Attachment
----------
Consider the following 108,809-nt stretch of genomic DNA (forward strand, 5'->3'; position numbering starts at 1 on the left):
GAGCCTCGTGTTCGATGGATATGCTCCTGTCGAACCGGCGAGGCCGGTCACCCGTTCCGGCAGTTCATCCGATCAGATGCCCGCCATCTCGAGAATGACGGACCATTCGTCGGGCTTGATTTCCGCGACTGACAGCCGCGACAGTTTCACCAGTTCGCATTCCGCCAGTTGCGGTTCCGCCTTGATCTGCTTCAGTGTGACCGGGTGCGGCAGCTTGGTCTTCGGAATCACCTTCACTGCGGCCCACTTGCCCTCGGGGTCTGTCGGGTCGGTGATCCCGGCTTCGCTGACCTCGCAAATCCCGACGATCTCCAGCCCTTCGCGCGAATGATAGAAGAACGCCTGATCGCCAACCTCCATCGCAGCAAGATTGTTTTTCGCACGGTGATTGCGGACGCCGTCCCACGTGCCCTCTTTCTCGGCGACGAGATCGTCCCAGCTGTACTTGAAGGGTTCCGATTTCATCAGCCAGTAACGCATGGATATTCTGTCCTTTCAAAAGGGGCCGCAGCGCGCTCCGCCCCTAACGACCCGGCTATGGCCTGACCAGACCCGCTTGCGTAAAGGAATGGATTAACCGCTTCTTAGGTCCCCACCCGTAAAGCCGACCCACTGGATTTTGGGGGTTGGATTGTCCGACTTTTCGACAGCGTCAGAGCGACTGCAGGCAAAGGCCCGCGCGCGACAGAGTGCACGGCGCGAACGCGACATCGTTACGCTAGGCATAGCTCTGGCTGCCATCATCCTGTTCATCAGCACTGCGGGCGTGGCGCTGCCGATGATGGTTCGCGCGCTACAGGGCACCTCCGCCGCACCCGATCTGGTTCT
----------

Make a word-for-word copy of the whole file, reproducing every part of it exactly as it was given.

Consider the following 108,809-nt stretch of genomic DNA (forward strand, 5'->3'; position numbering starts at 1 on the left):
GAGCCTCGTGTTCGATGGATATGCTCCTGTCGAACCGGCGAGGCCGGTCACCCGTTCCGGCAGTTCATCCGATCAGATGCCCGCCATCTCGAGAATGACGGACCATTCGTCGGGCTTGATTTCCGCGACTGACAGCCGCGACAGTTTCACCAGTTCGCATTCCGCCAGTTGCGGTTCCGCCTTGATCTGCTTCAGTGTGACCGGGTGCGGCAGCTTGGTCTTCGGAATCACCTTCACTGCGGCCCACTTGCCCTCGGGGTCTGTCGGGTCGGTGATCCCGGCTTCGCTGACCTCGCAAATCCCGACGATCTCCAGCCCTTCGCGCGAATGATAGAAGAACGCCTGATCGCCAACCTCCATCGCAGCAAGATTGTTTTTCGCACGGTGATTGCGGACGCCGTCCCACGTGCCCTCTTTCTCGGCGACGAGATCGTCCCAGCTGTACTTGAAGGGTTCCGATTTCATCAGCCAGTAACGCATGGATATTCTGTCCTTTCAAAAGGGGCCGCAGCGCGCTCCGCCCCTAACGACCCGGCTATGGCCTGACCAGACCCGCTTGCGTAAAGGAATGGATTAACCGCTTCTTAGGTCCCCACCCGTAAAGCCGACCCACTGGATTTTGGGGGTTGGATTGTCCGACTTTTCGACAGCGTCAGAGCGACTGCAGGCAAAGGCCCGCGCGCGACAGAGTGCACGGCGCGAACGCGACATCGTTACGCTAGGCATAGCTCTGGCTGCCATCATCCTGTTCATCAGCACTGCGGGCGTGGCGCTGCCGATGATGGTTCGCGCGCTACAGGGCACCTCCGCCGCACCCGATCTGGTTCT